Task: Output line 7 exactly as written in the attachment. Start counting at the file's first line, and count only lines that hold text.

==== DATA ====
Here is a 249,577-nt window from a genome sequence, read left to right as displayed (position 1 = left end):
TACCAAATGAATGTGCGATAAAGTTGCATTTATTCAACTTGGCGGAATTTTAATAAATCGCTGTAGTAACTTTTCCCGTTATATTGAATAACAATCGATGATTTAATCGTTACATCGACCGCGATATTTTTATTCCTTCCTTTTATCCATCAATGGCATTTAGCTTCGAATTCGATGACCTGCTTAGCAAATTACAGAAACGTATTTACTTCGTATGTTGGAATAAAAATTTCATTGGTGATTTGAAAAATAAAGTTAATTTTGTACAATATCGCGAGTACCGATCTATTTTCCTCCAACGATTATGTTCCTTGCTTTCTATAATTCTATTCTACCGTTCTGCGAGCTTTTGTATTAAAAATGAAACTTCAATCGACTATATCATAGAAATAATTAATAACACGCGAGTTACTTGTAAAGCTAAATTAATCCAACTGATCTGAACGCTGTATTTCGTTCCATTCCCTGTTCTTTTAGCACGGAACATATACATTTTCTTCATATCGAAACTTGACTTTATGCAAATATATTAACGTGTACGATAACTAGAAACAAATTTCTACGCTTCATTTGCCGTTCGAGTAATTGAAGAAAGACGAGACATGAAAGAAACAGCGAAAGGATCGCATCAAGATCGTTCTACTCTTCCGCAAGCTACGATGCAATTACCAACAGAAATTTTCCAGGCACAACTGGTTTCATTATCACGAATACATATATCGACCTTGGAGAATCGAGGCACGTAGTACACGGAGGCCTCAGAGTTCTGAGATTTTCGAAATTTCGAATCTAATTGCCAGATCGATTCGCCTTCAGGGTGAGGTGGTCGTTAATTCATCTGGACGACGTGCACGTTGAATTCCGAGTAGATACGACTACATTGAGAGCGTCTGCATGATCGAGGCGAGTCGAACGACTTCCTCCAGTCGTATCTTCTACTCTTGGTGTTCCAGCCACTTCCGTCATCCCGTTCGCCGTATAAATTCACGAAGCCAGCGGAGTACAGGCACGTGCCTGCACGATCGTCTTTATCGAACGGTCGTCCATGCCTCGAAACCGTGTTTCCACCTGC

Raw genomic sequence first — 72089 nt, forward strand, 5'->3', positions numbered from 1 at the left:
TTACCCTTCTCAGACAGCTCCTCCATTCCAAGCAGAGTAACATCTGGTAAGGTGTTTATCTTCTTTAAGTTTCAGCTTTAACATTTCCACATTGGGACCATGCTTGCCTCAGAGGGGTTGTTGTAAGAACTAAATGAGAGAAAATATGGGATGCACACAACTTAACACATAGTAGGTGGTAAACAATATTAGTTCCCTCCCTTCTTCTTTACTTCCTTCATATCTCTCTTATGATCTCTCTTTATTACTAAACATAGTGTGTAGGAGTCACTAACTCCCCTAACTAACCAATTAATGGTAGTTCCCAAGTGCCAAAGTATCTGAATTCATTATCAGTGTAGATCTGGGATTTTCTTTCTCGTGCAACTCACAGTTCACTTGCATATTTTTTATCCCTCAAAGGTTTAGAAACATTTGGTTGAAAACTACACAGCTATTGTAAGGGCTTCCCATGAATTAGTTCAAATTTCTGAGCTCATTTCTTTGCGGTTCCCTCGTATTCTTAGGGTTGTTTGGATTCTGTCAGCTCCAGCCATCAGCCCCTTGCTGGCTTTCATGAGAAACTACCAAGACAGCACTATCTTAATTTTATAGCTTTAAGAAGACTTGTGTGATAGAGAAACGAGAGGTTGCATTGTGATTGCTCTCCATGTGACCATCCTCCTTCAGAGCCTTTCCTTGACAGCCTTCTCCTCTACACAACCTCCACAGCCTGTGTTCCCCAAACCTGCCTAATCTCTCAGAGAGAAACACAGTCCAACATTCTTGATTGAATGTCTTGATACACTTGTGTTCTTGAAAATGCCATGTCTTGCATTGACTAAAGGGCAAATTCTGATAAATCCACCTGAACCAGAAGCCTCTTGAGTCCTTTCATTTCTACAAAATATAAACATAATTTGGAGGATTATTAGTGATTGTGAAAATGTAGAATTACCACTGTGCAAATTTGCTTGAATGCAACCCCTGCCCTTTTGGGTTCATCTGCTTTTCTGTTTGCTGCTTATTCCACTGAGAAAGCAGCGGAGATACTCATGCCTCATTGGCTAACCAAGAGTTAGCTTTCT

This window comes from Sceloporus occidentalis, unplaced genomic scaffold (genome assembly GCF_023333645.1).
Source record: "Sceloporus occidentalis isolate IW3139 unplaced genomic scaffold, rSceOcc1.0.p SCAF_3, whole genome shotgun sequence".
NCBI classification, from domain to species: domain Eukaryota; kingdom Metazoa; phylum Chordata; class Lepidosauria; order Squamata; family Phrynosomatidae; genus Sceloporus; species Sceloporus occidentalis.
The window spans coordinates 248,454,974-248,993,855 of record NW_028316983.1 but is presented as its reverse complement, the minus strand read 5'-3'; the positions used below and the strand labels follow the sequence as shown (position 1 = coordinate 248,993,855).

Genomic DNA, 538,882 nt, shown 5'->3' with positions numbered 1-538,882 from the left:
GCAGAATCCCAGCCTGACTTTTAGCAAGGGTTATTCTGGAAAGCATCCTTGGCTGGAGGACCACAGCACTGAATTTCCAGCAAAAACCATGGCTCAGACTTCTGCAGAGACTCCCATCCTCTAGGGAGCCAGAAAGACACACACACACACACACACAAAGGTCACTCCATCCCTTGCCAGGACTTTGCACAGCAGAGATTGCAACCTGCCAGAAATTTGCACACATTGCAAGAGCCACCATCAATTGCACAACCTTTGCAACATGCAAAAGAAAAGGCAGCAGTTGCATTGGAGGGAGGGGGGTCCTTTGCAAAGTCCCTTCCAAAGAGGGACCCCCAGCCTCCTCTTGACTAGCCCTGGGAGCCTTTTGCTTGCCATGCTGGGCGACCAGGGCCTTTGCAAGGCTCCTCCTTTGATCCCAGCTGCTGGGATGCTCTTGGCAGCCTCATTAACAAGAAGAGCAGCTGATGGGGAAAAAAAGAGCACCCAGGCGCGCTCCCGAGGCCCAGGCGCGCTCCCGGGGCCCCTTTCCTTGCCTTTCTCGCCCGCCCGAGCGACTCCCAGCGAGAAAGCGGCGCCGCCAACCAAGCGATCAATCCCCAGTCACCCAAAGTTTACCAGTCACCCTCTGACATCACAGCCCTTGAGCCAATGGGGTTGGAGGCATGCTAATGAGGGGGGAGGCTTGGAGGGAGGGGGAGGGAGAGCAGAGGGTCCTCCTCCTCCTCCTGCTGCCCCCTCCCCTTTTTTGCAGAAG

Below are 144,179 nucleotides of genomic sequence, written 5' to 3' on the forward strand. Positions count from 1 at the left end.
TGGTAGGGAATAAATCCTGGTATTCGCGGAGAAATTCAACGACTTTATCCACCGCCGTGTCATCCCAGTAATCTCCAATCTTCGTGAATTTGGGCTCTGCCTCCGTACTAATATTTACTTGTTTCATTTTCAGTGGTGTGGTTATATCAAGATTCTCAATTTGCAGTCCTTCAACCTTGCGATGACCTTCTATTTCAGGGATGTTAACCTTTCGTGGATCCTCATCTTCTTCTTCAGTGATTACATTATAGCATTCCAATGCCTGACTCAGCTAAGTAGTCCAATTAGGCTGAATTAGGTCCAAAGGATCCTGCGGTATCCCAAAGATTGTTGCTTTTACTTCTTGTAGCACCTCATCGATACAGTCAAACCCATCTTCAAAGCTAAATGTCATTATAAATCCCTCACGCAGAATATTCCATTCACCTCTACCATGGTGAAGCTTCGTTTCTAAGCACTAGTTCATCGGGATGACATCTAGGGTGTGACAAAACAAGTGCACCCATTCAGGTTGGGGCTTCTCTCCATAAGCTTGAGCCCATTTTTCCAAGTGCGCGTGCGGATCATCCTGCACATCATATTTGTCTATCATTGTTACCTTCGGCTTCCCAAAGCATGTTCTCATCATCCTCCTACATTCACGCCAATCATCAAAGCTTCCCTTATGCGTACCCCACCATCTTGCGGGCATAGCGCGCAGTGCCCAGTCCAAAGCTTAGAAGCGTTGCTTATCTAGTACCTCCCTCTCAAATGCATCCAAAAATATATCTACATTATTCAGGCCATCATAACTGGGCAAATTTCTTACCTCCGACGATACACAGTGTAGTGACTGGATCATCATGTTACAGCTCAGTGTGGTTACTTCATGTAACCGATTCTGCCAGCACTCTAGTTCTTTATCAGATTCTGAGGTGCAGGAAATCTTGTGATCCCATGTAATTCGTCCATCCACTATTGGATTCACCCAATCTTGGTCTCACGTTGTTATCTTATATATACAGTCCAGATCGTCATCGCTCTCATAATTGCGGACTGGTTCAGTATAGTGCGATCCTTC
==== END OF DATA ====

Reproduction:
NCBI classification, from domain to species: domain Eukaryota; kingdom Metazoa; phylum Chordata; class Lepidosauria; order Squamata; family Phrynosomatidae; genus Sceloporus; species Sceloporus occidentalis.